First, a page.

In London, they're called boxparks. In Portland, they're food cart pods. In Tijuana, gastroparks. Massive outdoor pop-up food courts, in some form or another, have taken over empty lots in cities across the globe. They're almost commonplace everywhere from Austin to San Francisco, but Los Angeles has remained without a full expression of the food lot.
The closest we've come are the two shipping containers in the Arts District where Shreebs coffee and the Juice occupy a small corner of Astroturf with a few picnic tables, and the Santa Monica Food Truck Lot, which rotates through gourmet trucks nightly.
SteelCraft, a new, permanent food lot that will be built entirely from shipping containers, is coming to Long Beach in February. With four restaurants, one coffee shop, a flower shop, a farm stand and a satellite tasting room from Torrance brewery Smog City all planned to open on the site, it will be the first of its kind in L.A. County.
“We're trying to differentiate it from a food truck mob, which might come on a Wednesday during lunch, then leave,” says SteelCraft's developer, project manager and all-around mastermind Kim Gros. “These places aren't leaving. They have leases and they're paying for the buildout of these spaces.”
Gros has spent the last year organizing the logistics for SteelCraft, which will sit on what is currently a 14,500-square-foot dirt lot on Long Beach Boulevard in the semi-suburban neighborhood of Bixby Knolls. In addition to Smog City — which will be serving its beers in pints, tasters and growlers, as well as selling bottles and merch — SteelCraft will have shipping-container homes for popular Orange County food truck Seabirds, restaurateur Michael Dene's casual deli Working Class Kitchen, The Great Food Truck Race finalist Waffle Love and Long Beach third-wave coffee shop Steelhead Coffee.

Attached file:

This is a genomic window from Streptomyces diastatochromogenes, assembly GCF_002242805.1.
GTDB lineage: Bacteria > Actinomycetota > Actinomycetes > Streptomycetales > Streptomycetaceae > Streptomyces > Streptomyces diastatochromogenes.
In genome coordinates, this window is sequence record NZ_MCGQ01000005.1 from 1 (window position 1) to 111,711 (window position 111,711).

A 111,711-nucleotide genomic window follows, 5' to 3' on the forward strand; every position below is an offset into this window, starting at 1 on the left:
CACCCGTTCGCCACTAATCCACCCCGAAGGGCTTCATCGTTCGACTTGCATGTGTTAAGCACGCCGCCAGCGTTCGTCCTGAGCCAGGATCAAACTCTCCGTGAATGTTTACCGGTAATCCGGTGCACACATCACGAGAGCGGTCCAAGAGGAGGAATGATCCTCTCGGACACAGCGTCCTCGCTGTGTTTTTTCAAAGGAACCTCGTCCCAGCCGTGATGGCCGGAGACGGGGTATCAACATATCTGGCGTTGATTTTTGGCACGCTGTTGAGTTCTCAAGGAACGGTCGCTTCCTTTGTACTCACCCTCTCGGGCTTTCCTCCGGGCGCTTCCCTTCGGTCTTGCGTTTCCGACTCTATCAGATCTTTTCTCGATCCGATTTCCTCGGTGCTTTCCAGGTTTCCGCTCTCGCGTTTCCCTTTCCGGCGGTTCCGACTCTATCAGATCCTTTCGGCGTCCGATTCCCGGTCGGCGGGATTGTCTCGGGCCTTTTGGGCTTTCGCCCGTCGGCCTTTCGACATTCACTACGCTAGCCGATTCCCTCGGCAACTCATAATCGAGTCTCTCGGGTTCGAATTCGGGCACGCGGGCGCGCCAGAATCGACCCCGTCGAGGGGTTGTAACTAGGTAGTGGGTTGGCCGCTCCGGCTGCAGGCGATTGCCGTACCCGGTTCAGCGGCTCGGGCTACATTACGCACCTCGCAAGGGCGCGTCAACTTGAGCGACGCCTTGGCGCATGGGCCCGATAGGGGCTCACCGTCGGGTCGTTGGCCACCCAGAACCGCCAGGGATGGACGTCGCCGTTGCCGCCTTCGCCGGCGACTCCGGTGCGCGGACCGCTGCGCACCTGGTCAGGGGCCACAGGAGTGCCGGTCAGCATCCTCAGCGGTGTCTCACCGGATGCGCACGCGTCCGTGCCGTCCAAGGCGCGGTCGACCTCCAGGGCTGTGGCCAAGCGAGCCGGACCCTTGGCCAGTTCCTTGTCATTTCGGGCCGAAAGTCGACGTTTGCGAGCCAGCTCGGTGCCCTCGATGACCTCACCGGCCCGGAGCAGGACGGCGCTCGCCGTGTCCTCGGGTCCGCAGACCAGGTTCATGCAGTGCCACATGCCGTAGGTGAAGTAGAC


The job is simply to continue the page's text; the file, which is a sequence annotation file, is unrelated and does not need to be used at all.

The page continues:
SteelCraft also will house Long Beach's first ramen shop, Long Beach Cup Ramen, a new concept from Yoya Takahashi of Westwood's famed sushi restaurant Hamasaku, as well as florist Blooms by Brooke and various local farms that will rotate daily through the farmstand space.
“SteelCraft is designed to be communal space,” says Smog City's Laurie Porter. “Each on-site vendor has been handpicked to create the most well-rounded space possible.”
Currently, the 20- and 40-foot-long shipping containers that will comprise SteelCraft's main structures are being manufactured at a shop in Wilmington, and Smog City is working on getting its liquor license approved.
“My husband and I love going to the Arts District and we spend a lot of time there, eating at the Pie Hole and its other restaurants,” Gros says. “We make the trek because we value that place. We value the environment and the food. My hope is that somebody feels like the SteelCraft and the experience is so good they have to get down here. It's not that far.”